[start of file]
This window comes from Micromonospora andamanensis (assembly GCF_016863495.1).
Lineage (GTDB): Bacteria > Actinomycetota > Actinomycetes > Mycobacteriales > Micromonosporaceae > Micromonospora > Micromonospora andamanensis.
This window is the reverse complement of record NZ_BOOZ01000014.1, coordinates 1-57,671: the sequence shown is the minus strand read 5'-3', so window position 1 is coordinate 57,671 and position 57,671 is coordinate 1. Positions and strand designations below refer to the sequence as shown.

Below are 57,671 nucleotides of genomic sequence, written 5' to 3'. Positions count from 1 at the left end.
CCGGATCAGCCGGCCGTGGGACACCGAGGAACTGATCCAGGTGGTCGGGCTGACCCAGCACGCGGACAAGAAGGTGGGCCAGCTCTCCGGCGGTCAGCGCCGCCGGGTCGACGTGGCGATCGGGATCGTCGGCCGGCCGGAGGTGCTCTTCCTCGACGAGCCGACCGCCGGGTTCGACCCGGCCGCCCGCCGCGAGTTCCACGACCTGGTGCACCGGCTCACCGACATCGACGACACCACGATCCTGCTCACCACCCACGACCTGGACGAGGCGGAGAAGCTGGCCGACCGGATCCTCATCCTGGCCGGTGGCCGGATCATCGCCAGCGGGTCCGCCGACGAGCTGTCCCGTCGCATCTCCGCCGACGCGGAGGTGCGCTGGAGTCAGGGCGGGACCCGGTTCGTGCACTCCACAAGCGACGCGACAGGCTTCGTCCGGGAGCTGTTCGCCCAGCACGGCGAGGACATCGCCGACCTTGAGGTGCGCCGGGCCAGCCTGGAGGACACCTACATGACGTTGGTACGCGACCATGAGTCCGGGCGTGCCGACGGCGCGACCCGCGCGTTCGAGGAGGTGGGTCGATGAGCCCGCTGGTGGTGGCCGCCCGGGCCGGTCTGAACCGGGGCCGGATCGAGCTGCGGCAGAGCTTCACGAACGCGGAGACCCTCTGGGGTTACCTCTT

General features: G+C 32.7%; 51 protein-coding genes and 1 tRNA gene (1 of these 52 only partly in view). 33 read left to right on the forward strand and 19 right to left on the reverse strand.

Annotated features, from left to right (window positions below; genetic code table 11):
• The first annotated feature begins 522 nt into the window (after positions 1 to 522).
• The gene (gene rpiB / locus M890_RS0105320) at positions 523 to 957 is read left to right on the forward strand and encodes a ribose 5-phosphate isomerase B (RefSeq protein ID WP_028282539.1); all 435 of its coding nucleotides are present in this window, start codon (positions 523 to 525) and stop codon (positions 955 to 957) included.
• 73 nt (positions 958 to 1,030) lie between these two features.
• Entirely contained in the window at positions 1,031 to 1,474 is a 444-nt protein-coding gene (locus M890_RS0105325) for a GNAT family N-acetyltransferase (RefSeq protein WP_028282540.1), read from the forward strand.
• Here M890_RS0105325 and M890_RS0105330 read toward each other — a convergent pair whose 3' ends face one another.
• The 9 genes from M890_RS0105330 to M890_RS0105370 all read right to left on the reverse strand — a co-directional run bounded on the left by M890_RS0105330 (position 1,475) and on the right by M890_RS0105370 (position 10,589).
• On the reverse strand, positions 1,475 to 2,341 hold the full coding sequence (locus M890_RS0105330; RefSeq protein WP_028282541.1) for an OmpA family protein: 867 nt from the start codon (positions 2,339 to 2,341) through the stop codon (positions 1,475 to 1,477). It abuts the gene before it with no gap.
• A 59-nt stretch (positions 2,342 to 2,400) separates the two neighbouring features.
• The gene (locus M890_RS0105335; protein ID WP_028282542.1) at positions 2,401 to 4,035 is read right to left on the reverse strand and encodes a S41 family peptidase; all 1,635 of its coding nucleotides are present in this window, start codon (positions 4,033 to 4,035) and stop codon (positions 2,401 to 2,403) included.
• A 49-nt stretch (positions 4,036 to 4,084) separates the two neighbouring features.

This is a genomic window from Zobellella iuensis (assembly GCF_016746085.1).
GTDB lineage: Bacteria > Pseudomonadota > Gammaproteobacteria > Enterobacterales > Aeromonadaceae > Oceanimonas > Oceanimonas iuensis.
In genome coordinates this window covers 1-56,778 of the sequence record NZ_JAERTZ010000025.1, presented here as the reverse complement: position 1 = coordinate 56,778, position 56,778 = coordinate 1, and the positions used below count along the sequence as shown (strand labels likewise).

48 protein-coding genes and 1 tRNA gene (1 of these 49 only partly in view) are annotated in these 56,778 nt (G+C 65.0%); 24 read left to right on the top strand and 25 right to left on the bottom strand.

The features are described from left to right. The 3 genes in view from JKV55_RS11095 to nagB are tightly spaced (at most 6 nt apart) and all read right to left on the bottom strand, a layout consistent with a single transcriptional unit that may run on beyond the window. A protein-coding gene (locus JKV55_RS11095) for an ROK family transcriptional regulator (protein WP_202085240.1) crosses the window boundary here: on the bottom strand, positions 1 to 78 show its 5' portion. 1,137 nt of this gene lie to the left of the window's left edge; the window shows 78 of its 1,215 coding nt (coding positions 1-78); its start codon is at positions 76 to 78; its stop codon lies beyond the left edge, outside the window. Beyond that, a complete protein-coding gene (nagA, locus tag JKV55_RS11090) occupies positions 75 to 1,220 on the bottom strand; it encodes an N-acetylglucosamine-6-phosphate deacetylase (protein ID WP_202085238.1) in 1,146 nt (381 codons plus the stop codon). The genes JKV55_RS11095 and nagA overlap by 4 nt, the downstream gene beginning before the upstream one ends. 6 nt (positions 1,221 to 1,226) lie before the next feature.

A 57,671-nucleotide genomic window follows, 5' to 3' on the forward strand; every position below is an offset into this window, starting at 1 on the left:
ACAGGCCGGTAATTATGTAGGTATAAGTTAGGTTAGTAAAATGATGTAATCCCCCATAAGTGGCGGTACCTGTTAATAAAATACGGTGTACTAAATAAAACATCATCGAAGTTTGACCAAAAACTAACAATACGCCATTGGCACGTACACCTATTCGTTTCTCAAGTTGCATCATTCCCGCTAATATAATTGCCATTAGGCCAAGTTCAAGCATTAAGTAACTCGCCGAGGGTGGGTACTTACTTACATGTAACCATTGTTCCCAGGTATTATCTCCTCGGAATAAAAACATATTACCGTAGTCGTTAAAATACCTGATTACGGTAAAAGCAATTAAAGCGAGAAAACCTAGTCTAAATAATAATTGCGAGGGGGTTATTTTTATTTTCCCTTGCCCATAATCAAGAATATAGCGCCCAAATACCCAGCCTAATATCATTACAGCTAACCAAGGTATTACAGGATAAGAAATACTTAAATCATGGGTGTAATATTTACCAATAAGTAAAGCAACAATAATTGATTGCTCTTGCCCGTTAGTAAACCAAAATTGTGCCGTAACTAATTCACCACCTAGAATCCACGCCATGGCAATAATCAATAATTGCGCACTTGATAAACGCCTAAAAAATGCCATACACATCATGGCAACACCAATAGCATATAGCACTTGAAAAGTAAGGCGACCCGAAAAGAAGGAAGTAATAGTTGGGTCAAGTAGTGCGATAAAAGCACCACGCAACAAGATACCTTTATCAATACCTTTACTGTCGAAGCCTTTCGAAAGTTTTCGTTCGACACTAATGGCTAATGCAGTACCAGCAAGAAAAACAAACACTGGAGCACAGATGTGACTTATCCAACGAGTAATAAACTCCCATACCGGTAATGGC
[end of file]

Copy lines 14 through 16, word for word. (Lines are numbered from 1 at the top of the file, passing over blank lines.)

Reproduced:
• On the reverse strand, positions 1,475 to 2,341 hold the full coding sequence (locus M890_RS0105330; RefSeq protein WP_028282541.1) for an OmpA family protein: 867 nt from the start codon (positions 2,339 to 2,341) through the stop codon (positions 1,475 to 1,477). It abuts the gene before it with no gap.
• A 59-nt stretch (positions 2,342 to 2,400) separates the two neighbouring features.
• The gene (locus M890_RS0105335; protein ID WP_028282542.1) at positions 2,401 to 4,035 is read right to left on the reverse strand and encodes a S41 family peptidase; all 1,635 of its coding nucleotides are present in this window, start codon (positions 4,033 to 4,035) and stop codon (positions 2,401 to 2,403) included.